Teammates in NASCAR continue to struggle with team orders

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Greg Biffle made a difficult decision to win a race instead of helping a teammate during the late stages of the June 16 race at the Michigan International Speedway, and that revived an age-old argument of team orders in NASCAR.

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Greg Biffle takes the checkered flag during the race at Michigan International Speedway in June.  FILE/ASSOCIATED PRESS
FILE/ASSOCIATED PRESS
Greg Biffle takes the checkered flag during the race at Michigan International Speedway in June.

When Biffle sped away to a 250-yard victory to provide Ford its milestone 1,000th NASCAR victory, Carl Edwards was upset Biffle didn’t work with him to get trash off his front grille.

“He ain’t our teammate,” Edwards yelled over his team radio to crew chief Jimmy Fennig. Biffle had a 25-car-length lead when a piece of paper clogged Edwards’ grille. The only way to remove it was to get directly behind another car to create a whirlwind that could blow it off or to make a pit stop.

Edwards eventually had to make an unscheduled pit stop. Although he battled back for an eighth-place finish, he said Biffle’s primary job was to help him.

Car owner Jack Roush, who bluntly said there are no team orders in his organization, sat everyone down a day later to make sure his drivers understand exactly what he expects of them.

As far as Biffle was concerned, he did the right thing at Michigan. Edwards believes he was right.

“I mean, you’ve got to put into context let’s help each other,” Biffle said. “If this situation rises again and I’m a third of a straightaway out in front, I’m not going to back up a third of a straightaway lead to help get paper off his grille.

If it’s six-car lengths or five, no problem. We all understand that. But you can’t ask another competitor to give up a quarter or half, third of a straightaway lead. It’s just not practical; it’s not feasible.

“We want to work together at all costs, but we have to be reasonable about what we’re asking one another to do.”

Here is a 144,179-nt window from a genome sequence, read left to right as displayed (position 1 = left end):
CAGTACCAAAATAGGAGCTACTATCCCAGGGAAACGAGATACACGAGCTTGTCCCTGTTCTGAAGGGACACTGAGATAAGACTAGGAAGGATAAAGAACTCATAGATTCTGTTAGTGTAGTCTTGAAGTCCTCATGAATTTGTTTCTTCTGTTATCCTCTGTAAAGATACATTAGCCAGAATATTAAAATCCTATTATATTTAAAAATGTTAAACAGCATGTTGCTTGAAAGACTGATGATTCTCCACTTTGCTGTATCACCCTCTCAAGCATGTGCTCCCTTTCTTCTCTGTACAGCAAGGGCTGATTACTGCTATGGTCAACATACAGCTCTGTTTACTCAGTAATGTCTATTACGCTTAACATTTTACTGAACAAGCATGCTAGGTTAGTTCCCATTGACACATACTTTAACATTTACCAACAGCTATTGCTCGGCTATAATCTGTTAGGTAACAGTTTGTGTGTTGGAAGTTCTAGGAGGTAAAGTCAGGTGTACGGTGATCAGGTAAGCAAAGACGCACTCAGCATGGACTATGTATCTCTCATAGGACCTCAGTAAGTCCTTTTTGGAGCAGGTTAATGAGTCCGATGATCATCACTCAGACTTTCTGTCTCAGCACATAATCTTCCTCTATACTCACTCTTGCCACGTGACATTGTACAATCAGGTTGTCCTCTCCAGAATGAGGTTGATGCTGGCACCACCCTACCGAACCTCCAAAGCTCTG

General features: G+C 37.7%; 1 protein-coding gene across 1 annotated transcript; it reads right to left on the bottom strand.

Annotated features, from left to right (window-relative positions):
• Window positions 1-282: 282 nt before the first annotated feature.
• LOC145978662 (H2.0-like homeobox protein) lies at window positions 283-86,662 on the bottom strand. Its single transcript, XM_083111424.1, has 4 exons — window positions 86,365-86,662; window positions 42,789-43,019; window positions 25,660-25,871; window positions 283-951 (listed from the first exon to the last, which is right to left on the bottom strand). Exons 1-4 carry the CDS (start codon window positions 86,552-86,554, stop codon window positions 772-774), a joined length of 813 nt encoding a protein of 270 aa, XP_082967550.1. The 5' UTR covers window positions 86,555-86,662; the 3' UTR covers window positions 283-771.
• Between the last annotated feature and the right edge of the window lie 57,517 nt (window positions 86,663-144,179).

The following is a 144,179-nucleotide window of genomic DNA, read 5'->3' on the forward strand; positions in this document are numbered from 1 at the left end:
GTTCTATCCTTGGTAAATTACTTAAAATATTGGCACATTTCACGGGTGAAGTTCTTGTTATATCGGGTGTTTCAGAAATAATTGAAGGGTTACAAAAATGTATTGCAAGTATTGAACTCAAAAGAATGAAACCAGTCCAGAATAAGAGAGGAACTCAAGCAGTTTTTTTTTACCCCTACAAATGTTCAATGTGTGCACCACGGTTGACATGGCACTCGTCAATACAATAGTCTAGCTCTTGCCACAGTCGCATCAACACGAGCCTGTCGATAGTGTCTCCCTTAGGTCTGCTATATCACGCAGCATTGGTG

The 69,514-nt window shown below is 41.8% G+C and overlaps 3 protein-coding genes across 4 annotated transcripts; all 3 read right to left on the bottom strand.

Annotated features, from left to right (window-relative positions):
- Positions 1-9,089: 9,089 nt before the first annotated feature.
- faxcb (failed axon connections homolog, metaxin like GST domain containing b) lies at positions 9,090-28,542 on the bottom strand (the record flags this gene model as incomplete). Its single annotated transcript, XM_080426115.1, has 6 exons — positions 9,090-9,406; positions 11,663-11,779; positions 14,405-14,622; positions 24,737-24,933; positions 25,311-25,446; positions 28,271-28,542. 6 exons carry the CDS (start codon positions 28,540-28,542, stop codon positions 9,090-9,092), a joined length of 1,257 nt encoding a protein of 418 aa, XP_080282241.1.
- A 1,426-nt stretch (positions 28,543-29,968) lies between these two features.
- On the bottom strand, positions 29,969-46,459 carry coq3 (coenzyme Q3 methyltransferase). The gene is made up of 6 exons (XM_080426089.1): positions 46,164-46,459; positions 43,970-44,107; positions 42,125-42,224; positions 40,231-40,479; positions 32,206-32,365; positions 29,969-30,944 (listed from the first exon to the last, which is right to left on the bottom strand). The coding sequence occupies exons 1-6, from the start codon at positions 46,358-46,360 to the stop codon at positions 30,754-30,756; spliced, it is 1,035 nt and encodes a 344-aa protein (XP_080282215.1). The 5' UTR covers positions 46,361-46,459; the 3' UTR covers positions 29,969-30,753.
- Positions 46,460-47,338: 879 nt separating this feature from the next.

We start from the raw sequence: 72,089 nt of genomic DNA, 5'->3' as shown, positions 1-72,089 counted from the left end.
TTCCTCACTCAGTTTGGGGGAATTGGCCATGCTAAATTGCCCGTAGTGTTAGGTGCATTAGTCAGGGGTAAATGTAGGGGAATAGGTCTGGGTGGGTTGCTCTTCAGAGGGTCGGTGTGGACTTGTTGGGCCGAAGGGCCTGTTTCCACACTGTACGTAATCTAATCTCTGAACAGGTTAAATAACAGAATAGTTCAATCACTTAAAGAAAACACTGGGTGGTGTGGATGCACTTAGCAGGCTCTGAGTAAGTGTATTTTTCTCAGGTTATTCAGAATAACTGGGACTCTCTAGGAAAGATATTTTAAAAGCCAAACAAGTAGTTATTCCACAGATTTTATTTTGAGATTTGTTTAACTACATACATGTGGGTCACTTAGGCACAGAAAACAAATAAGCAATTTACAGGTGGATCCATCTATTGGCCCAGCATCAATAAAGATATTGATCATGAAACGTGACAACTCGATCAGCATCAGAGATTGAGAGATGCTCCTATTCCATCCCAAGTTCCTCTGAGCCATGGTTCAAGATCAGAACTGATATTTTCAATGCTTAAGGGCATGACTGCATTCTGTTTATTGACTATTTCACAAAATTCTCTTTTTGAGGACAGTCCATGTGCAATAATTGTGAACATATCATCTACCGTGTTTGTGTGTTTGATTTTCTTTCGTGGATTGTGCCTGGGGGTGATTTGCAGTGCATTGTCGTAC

That’s not always the case. While the some marching orders are more prominent that others, team orders have always been part of racing.

Drivers have given up spots in the running order to help a teammate earn more points. There have been mysterious spins and mechanical failures to bring out cautions that help another teammate.

“If there comes a time when we are out of the championship, we will consider that,” Jeff Gordon said.

Two years ago car owner Richard Childress told his drivers to switch to a digital radio channel that can’t be monitored. Moments later, Kevin Harvick easily passed Bowyer at the Kansas Speedway.

Both drove for Childress. Bowyer wasn’t in the Chase for the Championship; Harvick was in the playoffs. By moving up a spot,

Harvick gained another point in the standings.

Earlier in the season Gordon led at Richmond, Va., when Childress driver Paul Menard spun in the fourth turn to bring out a caution. That allowed Harvick to erase the deficit, and he eventually beat Gordon after the re-start for the win.

“You’re going to race hard for your company,” Childress said.

Childress eventually issued a written statement, saying there are no team orders “despite all the speculation in the media.”

Gordon and Jimmie Johnson had several run-ins in 2010. Despite being teammates at Hendrick Motorsports, neither seemed willing to concede any advantage to the other.

Team orders in Formula One have created huge controversies. In 2011 Mark Webber was told not to pass Red Bull teammate Sebastian Vettel at the British Grand Prix. Vettel went on to win the F1 championship.

“In Formula One, the best team gets ordered to move over and let the second-best car pass,” Kenny Wallace said. “And I don’t know about you, but if my car owner told me to pull over for my teammate, I think I’d find another car owner.”

Edwards and Biffle said they now have a better understanding of what’s expected. At the same time, it probably won’t change their belief in how far they should go to help a teammate.

“We can be a lot better working together and trying to understand each other more often,” Edwards said. “I feel like I’ve got two of the best drivers [including Ricky Stenhouse Jr.] in the garage as teammates. Over the years I’ve learned no man is an island. I’ve not always been the best teammate. As frustrating as [the race at Michigan] was, I think we may be even stronger.”

Until the next time.


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